Charles Dickens might have called it “A Tale of Two Cases”. Or maybe he’d have stuck with the original title. One city and one case regards Washington, DC. Here, an unknown government agent shoots down an unarmed female USAF veteran. He gives her no warning before he pulls the trigger. The agent will not be charged. We don’t even know his name.

In another city and another case, a 26 year police veteran with a spotless record is being lynched by the media and charged with second degree manslaughter because she made a tragic mistake while chasing a wanted criminal. We know her name.

The double standard is obvious. One set of legal niceties if you intentionally shoot down an unarmed woman, but you work for the government. There is another if you make a horrible mistake while chasing down an armed robbery suspect, as you protect the public. Both incidents resulted in a death. But only one will see a prosecution. Hypocrisy much? Tucker Carlson expounds on the issue.

Carlson: “The ironically-named ‘Civil Rights Division’ of the Biden Justice Department announced Wednesday there will be no charges brought against the man who shot and killed protester Ashli Babbitt in the Capitol back in January. No one who pays attention was surprised to hear this. In cases like this, the benefit of the doubt usually does goes to law enforcement, and as we’ve often said, we’re fine with that. It should. But still, in a free society, the rest of us have a right to know roughly what happened. In this case, who shot Ashli Babbitt and why?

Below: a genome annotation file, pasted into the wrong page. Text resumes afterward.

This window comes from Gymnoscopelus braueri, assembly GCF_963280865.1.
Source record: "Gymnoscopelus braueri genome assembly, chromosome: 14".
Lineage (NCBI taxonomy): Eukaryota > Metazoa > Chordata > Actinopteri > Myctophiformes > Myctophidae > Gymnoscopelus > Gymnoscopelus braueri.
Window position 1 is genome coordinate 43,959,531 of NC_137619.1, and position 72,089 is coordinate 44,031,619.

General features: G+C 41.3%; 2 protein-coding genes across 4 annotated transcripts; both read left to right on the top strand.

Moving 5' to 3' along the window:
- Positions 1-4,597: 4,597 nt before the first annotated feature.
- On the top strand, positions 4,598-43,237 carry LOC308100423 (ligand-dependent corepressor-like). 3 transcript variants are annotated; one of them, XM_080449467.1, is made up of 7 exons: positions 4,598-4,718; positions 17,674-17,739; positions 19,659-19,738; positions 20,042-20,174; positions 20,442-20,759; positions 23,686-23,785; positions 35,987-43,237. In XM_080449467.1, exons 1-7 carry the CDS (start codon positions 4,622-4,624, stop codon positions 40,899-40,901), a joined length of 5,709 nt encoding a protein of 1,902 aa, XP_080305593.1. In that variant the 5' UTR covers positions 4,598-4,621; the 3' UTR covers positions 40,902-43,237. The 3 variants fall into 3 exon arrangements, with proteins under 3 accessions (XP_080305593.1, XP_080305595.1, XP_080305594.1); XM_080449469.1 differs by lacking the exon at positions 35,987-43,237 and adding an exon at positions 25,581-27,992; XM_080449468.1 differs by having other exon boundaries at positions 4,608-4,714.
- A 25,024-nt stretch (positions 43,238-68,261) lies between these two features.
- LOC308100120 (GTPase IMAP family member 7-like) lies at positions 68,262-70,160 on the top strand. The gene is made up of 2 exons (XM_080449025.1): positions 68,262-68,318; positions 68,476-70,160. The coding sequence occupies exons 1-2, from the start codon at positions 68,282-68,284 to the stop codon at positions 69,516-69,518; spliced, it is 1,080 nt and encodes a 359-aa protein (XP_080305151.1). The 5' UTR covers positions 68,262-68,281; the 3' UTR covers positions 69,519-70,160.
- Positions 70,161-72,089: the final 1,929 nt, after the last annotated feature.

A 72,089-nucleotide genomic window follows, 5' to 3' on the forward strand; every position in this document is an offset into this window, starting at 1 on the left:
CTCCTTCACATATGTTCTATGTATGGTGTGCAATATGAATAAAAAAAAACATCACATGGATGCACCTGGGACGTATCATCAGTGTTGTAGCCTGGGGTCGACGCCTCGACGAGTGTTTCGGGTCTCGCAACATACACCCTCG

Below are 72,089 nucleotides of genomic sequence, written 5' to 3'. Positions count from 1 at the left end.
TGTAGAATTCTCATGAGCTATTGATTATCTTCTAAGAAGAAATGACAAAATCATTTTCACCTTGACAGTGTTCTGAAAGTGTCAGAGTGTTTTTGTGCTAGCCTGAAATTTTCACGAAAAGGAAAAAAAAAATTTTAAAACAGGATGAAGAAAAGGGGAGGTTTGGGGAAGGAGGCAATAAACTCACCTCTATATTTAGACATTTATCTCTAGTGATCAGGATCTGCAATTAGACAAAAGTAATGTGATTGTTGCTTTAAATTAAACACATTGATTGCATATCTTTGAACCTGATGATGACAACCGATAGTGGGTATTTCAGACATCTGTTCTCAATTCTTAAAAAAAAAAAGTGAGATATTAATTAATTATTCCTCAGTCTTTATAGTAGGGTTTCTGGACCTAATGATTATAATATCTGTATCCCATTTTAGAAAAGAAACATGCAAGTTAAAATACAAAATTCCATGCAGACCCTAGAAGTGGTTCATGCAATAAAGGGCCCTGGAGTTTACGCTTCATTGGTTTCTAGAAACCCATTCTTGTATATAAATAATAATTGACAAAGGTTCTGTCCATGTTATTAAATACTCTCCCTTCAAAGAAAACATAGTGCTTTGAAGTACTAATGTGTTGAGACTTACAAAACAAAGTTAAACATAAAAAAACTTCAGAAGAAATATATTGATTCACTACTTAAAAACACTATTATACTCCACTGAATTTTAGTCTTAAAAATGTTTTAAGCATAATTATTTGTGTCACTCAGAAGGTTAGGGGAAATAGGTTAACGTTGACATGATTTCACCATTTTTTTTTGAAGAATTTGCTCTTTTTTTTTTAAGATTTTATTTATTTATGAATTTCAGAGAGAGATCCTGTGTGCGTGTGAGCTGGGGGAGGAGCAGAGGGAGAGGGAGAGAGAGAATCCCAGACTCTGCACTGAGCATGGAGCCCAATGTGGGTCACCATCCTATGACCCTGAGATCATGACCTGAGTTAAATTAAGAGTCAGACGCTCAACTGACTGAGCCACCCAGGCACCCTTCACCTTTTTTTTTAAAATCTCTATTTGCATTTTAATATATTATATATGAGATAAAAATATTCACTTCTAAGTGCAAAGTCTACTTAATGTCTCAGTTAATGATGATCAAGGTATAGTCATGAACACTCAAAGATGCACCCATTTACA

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“No one will tell us. The Biden administration says the man who killed Babbitt is a Capitol Hill police officer, and he did the right thing. That’s all they’ve said. We know that Ashli Babbitt was short, female and unarmed. There’s no evidence the officer who killed her gave any kind of verbal warming before he pulled the trigger. Is that standard procedure? We’d imagined the rules of engagement for federal agents limited the use of deadly force to situations where law enforcement has reason to believe they or the people around them are in imminent danger of being harmed. You can’t just shoot people without warning because they’re in the wrong place. That’s not allowed. Except now, apparently, it is allowed. When did these rules change? And, once again, who exactly shot Ashli Babbitt? Journalists exist to ask questions like these, but they’re not.” He’s right. Kim Potter will be lynched and the name of Ashli Babbitt’s killer will never be known. Not justice, only politics.